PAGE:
Napier: “It’s unique. I always felt like my Dad being a high school coach. Any time you play at night, there’s a Friday night feel to that. I think for players and a lot of us who played high school football and maybe even have been around coaching high school football. That’s magnified times 10 when you’ve got a packed Swamp, and you think about the history and tradition. We spend a ton of time in training camp trying to teach our players about the history of the program.  We showed them numerous games from the past, going all the way back to the beginning. I’m just sitting here thinking about some of those games, just what the place means. Football success here, the culture, the tradition, the history here has meant a lot to this university. There’s been a lot of great memories made in that stadium on Saturdays at night. We’re hopeful that we can continue to improve and play our best football in here Saturday night.”

What it will mean to get a win:

Napier: “Yeah, you know, I think that there’s a lot that comes with that. And I think a little bit of me as a coach there doesn’t want to answer that question because we’re in the process of getting ready to do that. We’re going to spend a little bit more time on things that are going to get us the result more than thinking about the result. But there’s no doubt that winning helps a lot, you know, there’s no question about that. It helps all parts of your organization, and certainly for me as a leader, you want your people, players and staff, to get the satisfaction of winning a football game.”

The challenges of defending McNeese:

Napier: “Having been in that state, two things I think, for me. First of all, playing FCS level football and knowing the history of the program relative to what they’ve been able to accomplish. Matt Viator was on our staff at Louisiana and was a legendary coach there. When I was a player, every playoff bracket I can remember, you know, they were in there and they were always a contender. And then you magnify that with the talent in that area, at any level, and I think that’s the key thing for our players is to understand. Look, there’s gonna be a lot of good football players on that field Saturday. And look, these guys have had tremendous success, what they were able to accomplish at Valdosta. Schematically, they present variables and they can present issues for you. So, we’re gonna have to be ready to go.”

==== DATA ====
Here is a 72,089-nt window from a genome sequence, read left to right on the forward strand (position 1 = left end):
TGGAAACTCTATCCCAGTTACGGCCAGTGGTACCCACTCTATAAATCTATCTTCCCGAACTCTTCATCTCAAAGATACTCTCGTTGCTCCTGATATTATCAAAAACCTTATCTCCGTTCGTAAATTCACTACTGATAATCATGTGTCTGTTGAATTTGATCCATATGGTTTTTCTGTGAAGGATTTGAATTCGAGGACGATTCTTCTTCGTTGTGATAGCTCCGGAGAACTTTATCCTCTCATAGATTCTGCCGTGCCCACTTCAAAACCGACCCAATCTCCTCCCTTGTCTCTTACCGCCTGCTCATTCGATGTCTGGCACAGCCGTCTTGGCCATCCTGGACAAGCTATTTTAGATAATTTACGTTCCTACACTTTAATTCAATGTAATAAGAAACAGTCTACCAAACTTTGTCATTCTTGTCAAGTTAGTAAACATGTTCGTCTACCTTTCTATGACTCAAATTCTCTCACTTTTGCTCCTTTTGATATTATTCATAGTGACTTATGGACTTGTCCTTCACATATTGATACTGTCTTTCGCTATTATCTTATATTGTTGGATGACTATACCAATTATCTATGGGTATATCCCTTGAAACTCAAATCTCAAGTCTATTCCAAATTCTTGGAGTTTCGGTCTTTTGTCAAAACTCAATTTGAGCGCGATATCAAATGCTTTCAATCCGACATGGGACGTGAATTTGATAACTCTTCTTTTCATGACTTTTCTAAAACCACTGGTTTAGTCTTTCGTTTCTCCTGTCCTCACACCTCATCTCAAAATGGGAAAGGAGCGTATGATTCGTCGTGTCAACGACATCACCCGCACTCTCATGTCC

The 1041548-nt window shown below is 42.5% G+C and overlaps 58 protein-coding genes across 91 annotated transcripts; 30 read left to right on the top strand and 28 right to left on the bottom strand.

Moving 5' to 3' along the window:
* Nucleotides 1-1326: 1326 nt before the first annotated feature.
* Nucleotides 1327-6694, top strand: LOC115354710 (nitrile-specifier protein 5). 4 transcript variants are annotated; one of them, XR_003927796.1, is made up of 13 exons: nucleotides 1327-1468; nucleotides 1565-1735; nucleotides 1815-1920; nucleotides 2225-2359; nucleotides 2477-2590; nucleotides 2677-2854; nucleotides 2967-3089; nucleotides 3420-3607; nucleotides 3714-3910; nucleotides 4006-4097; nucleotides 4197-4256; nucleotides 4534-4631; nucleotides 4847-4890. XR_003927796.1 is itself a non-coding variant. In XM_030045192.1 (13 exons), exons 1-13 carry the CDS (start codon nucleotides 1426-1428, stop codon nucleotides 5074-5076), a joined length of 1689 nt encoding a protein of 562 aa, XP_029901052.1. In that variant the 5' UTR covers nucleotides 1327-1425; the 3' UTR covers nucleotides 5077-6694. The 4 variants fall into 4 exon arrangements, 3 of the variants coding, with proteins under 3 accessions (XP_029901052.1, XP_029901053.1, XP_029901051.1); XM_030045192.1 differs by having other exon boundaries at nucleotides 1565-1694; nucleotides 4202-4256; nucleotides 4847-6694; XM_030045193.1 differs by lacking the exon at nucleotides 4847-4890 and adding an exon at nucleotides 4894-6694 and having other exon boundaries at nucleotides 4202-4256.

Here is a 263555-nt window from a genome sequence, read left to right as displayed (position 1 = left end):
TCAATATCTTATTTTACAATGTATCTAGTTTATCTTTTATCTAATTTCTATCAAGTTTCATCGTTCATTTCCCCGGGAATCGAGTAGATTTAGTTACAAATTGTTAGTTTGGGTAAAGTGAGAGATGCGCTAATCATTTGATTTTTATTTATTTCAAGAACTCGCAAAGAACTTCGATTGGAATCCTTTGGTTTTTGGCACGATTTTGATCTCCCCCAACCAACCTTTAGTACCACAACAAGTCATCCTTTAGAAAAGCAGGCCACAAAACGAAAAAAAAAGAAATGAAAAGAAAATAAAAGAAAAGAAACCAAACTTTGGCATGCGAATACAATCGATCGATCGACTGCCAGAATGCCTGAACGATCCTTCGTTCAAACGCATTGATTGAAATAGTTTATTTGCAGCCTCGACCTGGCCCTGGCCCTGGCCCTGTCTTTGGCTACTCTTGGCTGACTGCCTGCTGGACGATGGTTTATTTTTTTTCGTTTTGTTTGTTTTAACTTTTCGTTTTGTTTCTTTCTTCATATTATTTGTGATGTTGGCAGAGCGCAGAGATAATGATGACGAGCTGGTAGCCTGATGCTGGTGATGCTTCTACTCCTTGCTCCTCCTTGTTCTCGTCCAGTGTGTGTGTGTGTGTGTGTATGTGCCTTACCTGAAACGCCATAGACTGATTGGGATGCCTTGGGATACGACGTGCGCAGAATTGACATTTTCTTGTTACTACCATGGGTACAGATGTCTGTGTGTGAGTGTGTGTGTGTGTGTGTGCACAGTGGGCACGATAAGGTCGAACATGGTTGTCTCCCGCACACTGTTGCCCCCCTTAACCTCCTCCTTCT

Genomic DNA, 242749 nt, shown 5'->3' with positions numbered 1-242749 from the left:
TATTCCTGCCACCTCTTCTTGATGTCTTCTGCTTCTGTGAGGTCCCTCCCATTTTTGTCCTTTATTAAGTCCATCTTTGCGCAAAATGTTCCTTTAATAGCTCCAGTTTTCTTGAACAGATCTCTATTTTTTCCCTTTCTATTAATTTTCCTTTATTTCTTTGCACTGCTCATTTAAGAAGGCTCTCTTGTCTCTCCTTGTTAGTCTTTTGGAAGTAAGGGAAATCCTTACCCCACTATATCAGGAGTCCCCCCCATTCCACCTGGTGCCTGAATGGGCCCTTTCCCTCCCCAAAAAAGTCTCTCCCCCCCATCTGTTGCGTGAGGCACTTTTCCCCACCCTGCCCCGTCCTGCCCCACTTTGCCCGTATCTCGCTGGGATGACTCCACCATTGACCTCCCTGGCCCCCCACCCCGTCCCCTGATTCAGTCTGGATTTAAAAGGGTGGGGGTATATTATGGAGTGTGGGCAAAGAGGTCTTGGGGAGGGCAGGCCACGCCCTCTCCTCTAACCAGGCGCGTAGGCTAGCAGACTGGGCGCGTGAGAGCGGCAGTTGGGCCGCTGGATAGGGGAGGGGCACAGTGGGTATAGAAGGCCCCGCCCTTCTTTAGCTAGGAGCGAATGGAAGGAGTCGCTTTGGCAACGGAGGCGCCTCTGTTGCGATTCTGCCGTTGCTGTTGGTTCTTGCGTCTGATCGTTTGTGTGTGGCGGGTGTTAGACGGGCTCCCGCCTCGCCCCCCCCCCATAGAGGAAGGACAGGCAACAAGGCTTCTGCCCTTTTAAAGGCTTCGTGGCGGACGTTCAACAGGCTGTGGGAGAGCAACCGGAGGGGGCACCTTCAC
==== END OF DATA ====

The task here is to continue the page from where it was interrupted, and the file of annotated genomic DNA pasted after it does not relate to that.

How to measure success this week:

Napier: “I just think it’s about all the things that we can control. All these things that we talk about here all the time. I mean, we’re talking about the preparation leading up to the game. Starting tomorrow, when we show up here on Thursday, how we execute Friday. We’re playing at home for the first time with this group of players, right? So, there’s some new processes that we have to go through here. And then once the game begins, you know, we’re looking for clean football, right? We’re looking for really good process, communication, alignment, eye discipline, technique and fundamentals, and then just having the discipline to execute and make the play.”

Freshman Eugene Wilson III getting his first start:

Napier: “He’s had a great camp. He’s very capable player, we saw some of that last week. Kahleil Jackson ****being banged up, we kinda shuffled the deck there. And he’s deserving, and he’s going to only get better as we go forward. So, still a freshman, and there’ll be some things that come with that. But he is proven to be a very effective player.”

Pace of the last drive against Utah:

Napier: “It seems like a long time ago. I think when you get behind, obviously, you’re two scores behind, there’s a certain pace that comes with that. You know, we can play with different tempos and I think a lot of that has to do with who we’re playing each week. You know, you’ve seen this played really fast at times, and then we have different processes to slow it down. We played complementary football, and certainly tempo is a piece of the puzzle. I don’t necessarily think it’s all of the puzzle.”

Devin Moore’s illness:

Napier: “He’s got strep. You know, pretty significant. Yeah, abscess. You know, some just medical, hasn’t been able to practice. I mean look, I mean this is today. We’ll see. But typically, guys for us that don’t practice on Tuesday and Wednesday, you know, we declare them out.”